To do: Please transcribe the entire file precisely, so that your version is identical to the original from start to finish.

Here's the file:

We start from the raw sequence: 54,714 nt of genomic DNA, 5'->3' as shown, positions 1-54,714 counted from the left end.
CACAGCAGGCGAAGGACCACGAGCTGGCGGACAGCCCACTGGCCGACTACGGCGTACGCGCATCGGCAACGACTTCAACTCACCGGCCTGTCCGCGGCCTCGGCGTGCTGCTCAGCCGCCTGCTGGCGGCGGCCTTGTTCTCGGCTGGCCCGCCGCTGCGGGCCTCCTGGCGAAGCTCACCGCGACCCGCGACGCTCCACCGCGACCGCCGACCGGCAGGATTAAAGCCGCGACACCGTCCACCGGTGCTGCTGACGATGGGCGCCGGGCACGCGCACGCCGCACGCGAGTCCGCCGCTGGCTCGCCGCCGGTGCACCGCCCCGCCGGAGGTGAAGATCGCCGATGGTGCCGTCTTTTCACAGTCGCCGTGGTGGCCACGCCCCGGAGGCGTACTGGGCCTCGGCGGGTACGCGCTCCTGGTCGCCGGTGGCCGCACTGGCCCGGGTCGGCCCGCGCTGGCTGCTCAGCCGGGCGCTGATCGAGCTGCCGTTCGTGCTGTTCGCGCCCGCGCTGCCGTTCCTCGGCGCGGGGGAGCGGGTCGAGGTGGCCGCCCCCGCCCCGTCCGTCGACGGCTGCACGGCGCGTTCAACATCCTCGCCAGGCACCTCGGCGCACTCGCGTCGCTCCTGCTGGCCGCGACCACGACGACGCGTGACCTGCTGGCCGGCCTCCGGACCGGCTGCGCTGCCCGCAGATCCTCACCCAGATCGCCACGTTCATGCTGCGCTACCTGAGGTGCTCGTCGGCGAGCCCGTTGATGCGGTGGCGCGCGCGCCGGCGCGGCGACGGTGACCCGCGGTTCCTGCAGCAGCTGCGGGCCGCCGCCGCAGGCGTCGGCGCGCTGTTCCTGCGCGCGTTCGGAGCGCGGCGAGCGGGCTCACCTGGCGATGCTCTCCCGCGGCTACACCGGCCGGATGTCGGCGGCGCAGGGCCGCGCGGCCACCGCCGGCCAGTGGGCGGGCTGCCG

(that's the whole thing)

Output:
We start from the raw sequence: 54,714 nt of genomic DNA, 5'->3' as shown, positions 1-54,714 counted from the left end.
CACAGCAGGCGAAGGACCACGAGCTGGCGGACAGCCCACTGGCCGACTACGGCGTACGCGCATCGGCAACGACTTCAACTCACCGGCCTGTCCGCGGCCTCGGCGTGCTGCTCAGCCGCCTGCTGGCGGCGGCCTTGTTCTCGGCTGGCCCGCCGCTGCGGGCCTCCTGGCGAAGCTCACCGCGACCCGCGACGCTCCACCGCGACCGCCGACCGGCAGGATTAAAGCCGCGACACCGTCCACCGGTGCTGCTGACGATGGGCGCCGGGCACGCGCACGCCGCACGCGAGTCCGCCGCTGGCTCGCCGCCGGTGCACCGCCCCGCCGGAGGTGAAGATCGCCGATGGTGCCGTCTTTTCACAGTCGCCGTGGTGGCCACGCCCCGGAGGCGTACTGGGCCTCGGCGGGTACGCGCTCCTGGTCGCCGGTGGCCGCACTGGCCCGGGTCGGCCCGCGCTGGCTGCTCAGCCGGGCGCTGATCGAGCTGCCGTTCGTGCTGTTCGCGCCCGCGCTGCCGTTCCTCGGCGCGGGGGAGCGGGTCGAGGTGGCCGCCCCCGCCCCGTCCGTCGACGGCTGCACGGCGCGTTCAACATCCTCGCCAGGCACCTCGGCGCACTCGCGTCGCTCCTGCTGGCCGCGACCACGACGACGCGTGACCTGCTGGCCGGCCTCCGGACCGGCTGCGCTGCCCGCAGATCCTCACCCAGATCGCCACGTTCATGCTGCGCTACCTGAGGTGCTCGTCGGCGAGCCCGTTGATGCGGTGGCGCGCGCGCCGGCGCGGCGACGGTGACCCGCGGTTCCTGCAGCAGCTGCGGGCCGCCGCCGCAGGCGTCGGCGCGCTGTTCCTGCGCGCGTTCGGAGCGCGGCGAGCGGGCTCACCTGGCGATGCTCTCCCGCGGCTACACCGGCCGGATGTCGGCGGCGCAGGGCCGCGCGGCCACCGCCGGCCAGTGGGCGGGCTGCCG